May 3 was the Atlantic Journalism Awards. (Was a finalist in the Feature Writing for Radio category) Quite the swanky affair…reception overlooking the harbour, excellent people watching opportunites, delicious food (a salad ‘sculpture’ with poppy seed dressing, salmon steak rubbed with herbs, and a decadent chocolate custard served with Nova Scotia berries. I feel so Virginia Woolf.), and a long awards ceremony laced with a bit of schmoozing. (and wine)
The guest speaker (a national news anchor who shall remain nameless) informed the audience that ‘fiction can’t change lives and journalism can.’ Hmmm, I sure wish someone had told me that before I started the novel.
ARGHHHHHH. What an ass. I guess he thought he knew his audience.
After fuming over his remarks I have come to these conclusions…
1. If he’s never read a work of fiction that has left him feeling ‘changed’ then I feel sorry for him.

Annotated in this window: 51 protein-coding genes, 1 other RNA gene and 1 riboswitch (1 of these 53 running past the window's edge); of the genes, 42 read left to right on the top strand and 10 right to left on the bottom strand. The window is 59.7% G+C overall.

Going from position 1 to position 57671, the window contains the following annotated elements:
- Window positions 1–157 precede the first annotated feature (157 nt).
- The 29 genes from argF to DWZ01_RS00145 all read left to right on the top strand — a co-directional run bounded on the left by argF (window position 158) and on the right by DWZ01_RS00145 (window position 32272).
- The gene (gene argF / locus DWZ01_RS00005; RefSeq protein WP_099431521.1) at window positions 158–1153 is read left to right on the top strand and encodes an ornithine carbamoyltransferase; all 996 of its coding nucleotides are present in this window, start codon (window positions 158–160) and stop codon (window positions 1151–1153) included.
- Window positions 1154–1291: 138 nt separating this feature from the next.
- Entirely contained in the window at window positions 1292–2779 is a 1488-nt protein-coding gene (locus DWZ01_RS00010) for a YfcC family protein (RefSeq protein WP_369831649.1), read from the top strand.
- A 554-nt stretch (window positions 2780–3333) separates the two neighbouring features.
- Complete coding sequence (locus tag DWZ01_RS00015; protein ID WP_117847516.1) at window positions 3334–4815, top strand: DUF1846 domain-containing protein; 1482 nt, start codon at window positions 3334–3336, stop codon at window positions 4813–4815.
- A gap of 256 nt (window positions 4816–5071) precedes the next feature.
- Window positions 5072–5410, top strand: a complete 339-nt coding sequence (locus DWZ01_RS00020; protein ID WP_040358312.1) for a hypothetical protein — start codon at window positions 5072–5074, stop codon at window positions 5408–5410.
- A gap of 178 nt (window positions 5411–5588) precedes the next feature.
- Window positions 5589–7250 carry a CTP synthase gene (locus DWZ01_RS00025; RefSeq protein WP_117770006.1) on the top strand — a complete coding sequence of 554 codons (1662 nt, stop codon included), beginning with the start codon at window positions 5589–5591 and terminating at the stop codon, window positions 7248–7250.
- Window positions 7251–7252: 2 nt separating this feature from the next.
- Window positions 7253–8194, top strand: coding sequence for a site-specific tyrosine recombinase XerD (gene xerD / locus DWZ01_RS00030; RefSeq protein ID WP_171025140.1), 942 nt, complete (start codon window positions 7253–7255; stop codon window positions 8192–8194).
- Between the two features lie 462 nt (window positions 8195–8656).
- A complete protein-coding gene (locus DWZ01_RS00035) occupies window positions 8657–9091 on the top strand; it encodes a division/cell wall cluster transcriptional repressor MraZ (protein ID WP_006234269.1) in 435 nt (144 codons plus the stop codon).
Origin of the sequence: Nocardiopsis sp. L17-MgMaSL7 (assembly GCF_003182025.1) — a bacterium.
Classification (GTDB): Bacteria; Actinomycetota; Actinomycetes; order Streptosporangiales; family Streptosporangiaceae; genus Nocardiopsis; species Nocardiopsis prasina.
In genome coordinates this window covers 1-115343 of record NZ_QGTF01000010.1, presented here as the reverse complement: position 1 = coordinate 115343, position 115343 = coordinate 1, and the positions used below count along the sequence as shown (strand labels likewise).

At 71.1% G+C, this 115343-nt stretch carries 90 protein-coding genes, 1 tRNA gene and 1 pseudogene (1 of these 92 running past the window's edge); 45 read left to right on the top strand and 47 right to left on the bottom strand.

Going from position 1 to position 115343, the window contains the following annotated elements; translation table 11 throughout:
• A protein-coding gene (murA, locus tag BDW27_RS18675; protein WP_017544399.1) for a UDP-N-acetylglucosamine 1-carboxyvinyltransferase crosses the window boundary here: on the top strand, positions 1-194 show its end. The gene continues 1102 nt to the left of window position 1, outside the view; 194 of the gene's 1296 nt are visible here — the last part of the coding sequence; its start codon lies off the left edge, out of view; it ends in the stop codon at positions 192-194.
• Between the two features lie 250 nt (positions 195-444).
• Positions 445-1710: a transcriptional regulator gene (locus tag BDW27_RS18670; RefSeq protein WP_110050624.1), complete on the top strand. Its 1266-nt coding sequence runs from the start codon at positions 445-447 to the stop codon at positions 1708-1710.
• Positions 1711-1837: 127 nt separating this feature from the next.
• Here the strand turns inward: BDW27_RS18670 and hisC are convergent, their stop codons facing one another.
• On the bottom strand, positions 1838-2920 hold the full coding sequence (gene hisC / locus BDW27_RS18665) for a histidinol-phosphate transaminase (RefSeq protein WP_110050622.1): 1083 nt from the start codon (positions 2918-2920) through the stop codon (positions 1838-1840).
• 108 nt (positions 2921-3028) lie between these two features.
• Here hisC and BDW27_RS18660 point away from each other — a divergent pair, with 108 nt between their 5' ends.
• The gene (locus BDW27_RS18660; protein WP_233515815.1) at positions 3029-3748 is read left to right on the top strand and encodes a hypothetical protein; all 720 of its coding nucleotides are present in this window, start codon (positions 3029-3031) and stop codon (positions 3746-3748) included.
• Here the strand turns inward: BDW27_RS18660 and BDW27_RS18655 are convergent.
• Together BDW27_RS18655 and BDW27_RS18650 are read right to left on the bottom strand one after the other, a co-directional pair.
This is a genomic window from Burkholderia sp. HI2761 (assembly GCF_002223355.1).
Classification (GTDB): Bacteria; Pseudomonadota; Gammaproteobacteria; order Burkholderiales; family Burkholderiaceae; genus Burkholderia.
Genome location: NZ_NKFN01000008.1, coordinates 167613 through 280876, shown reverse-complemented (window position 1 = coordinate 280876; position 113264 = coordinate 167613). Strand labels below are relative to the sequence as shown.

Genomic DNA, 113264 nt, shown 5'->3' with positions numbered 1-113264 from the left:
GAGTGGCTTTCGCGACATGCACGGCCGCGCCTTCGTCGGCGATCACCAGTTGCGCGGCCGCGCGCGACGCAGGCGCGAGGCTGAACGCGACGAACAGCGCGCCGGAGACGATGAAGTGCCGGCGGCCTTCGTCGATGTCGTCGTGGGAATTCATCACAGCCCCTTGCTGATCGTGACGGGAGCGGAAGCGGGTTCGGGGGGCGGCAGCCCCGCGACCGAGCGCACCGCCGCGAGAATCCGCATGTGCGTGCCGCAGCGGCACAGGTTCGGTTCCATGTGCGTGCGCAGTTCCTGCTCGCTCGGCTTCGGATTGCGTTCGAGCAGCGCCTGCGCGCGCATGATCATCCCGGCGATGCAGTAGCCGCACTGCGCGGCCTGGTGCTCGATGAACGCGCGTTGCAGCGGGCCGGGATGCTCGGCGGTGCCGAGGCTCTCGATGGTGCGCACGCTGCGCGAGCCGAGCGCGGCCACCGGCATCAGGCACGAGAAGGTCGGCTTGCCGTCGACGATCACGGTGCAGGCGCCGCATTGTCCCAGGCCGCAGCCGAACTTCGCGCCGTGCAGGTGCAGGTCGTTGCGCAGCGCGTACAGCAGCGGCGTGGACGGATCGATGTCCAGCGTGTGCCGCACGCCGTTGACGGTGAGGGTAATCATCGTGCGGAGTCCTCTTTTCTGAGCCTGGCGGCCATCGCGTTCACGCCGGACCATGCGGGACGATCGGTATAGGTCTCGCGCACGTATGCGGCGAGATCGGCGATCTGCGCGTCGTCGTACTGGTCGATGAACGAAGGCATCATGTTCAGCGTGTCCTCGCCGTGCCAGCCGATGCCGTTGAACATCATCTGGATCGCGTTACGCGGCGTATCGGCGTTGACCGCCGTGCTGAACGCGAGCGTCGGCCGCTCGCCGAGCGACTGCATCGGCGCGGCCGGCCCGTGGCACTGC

2. Excellence in writing is excellence in writing. the ‘difficult story’ whether told by a journalist, a novelist, a poet or playwright is the most rewarding.
3. My reason for being there was to light a fire in my heart. The evening reaffirmed my dedication to work toward ALWAYS creating work that has meaning and depth.
On the up side I met some wonderful people. The journalist who won the gold in my category has been at it for over 20 years. She and some other CBC producers had many compliments for my work. Encouraging. I will keep the homefires burning.
Mr. National News can bite me.